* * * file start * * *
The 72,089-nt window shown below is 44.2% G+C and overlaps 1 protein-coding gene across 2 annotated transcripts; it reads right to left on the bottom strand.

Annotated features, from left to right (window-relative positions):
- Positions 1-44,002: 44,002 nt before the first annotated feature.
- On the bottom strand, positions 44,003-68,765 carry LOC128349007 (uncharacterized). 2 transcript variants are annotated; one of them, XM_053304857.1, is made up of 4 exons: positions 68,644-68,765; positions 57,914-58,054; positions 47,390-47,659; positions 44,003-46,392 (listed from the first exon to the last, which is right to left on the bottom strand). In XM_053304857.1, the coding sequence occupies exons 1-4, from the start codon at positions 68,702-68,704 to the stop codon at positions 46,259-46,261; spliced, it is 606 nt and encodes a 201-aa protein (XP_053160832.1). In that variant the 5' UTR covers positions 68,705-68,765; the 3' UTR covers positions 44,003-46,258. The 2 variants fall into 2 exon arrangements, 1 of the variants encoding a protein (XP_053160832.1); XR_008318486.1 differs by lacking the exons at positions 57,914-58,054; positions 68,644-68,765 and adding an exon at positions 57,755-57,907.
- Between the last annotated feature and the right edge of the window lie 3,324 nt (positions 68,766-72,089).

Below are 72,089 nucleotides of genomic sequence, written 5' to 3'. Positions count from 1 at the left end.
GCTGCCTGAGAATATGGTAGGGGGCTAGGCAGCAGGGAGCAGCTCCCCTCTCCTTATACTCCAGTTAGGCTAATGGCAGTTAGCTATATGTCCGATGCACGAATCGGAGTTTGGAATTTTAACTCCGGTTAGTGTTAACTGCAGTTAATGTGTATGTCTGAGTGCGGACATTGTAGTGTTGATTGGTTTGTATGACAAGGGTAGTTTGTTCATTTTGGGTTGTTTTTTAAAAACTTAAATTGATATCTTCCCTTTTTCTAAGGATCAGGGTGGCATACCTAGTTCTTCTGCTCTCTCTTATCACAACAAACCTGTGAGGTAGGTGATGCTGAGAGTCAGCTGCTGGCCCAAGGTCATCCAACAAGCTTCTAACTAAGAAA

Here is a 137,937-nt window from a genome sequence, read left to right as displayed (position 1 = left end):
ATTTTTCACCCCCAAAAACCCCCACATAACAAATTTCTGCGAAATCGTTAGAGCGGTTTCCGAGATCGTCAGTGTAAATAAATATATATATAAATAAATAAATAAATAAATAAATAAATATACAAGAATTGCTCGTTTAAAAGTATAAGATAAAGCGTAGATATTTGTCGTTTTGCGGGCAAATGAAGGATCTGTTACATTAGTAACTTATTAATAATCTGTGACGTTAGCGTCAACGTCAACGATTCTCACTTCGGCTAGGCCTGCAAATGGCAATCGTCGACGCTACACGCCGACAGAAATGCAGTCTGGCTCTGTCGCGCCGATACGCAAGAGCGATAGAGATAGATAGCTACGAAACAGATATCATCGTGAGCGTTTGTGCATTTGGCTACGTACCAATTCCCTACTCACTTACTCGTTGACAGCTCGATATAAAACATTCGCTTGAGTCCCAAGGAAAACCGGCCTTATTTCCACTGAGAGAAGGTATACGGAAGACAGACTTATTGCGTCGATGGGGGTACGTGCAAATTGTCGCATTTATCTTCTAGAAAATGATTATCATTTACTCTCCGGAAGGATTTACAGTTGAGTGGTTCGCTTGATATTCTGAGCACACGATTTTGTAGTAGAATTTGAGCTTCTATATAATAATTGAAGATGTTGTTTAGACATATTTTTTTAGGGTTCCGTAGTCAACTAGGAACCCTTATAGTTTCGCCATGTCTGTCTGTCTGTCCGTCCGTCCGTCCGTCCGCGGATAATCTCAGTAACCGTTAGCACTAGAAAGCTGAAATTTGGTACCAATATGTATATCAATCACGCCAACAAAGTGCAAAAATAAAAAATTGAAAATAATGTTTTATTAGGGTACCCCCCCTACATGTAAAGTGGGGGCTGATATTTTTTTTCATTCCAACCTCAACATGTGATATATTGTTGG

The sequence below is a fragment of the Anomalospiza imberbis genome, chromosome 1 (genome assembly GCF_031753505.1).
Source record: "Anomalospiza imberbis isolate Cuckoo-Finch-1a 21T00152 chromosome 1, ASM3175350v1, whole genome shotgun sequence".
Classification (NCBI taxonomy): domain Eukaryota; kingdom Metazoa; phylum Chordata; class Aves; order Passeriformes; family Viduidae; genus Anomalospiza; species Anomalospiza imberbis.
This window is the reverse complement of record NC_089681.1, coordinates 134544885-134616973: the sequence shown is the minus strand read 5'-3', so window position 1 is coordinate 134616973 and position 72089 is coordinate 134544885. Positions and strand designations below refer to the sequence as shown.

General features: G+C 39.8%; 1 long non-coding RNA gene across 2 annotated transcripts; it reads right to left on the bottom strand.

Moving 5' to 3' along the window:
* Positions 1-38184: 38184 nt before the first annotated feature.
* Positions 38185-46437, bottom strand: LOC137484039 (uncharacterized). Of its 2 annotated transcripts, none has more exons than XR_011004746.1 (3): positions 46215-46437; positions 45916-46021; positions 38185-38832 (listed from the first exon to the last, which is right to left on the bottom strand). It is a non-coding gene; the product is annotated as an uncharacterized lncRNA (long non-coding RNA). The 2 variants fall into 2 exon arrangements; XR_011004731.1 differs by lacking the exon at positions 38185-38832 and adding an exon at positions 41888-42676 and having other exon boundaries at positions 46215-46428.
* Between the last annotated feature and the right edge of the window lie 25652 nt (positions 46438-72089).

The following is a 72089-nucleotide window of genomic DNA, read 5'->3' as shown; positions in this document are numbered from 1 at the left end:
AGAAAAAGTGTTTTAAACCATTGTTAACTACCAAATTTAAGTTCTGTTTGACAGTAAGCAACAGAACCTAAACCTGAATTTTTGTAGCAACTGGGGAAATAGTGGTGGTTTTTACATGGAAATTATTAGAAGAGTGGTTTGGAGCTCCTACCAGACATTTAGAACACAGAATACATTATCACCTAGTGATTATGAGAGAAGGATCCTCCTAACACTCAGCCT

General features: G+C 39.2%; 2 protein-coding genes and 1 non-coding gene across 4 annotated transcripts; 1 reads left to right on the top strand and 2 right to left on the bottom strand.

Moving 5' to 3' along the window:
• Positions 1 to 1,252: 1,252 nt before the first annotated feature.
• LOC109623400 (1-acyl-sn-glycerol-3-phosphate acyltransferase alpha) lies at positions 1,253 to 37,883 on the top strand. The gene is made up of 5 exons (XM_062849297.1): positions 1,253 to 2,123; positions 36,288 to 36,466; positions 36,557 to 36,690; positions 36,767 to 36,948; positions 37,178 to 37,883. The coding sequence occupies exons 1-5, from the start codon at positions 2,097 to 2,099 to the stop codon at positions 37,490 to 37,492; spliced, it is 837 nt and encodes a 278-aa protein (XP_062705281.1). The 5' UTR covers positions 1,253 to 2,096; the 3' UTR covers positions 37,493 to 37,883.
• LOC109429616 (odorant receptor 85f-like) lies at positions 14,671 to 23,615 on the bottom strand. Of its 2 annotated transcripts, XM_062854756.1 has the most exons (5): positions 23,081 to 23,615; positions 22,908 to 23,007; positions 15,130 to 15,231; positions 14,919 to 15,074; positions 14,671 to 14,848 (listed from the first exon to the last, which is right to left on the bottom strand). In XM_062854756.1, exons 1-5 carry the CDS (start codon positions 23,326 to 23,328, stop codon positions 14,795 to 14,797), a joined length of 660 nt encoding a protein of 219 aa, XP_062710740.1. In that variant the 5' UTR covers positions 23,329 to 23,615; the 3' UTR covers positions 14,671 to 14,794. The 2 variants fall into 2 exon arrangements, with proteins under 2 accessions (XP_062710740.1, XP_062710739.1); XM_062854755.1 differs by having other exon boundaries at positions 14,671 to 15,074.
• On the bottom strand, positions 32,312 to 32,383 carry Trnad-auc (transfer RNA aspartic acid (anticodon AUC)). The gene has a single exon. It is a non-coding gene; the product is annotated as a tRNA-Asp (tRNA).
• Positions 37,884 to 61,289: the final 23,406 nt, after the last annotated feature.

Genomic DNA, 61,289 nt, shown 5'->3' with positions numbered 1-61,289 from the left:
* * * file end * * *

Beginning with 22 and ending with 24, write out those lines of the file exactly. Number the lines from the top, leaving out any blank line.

Moving 5' to 3' along the window:
• Positions 1 to 1,252: 1,252 nt before the first annotated feature.
• LOC109623400 (1-acyl-sn-glycerol-3-phosphate acyltransferase alpha) lies at positions 1,253 to 37,883 on the top strand. The gene is made up of 5 exons (XM_062849297.1): positions 1,253 to 2,123; positions 36,288 to 36,466; positions 36,557 to 36,690; positions 36,767 to 36,948; positions 37,178 to 37,883. The coding sequence occupies exons 1-5, from the start codon at positions 2,097 to 2,099 to the stop codon at positions 37,490 to 37,492; spliced, it is 837 nt and encodes a 278-aa protein (XP_062705281.1). The 5' UTR covers positions 1,253 to 2,096; the 3' UTR covers positions 37,493 to 37,883.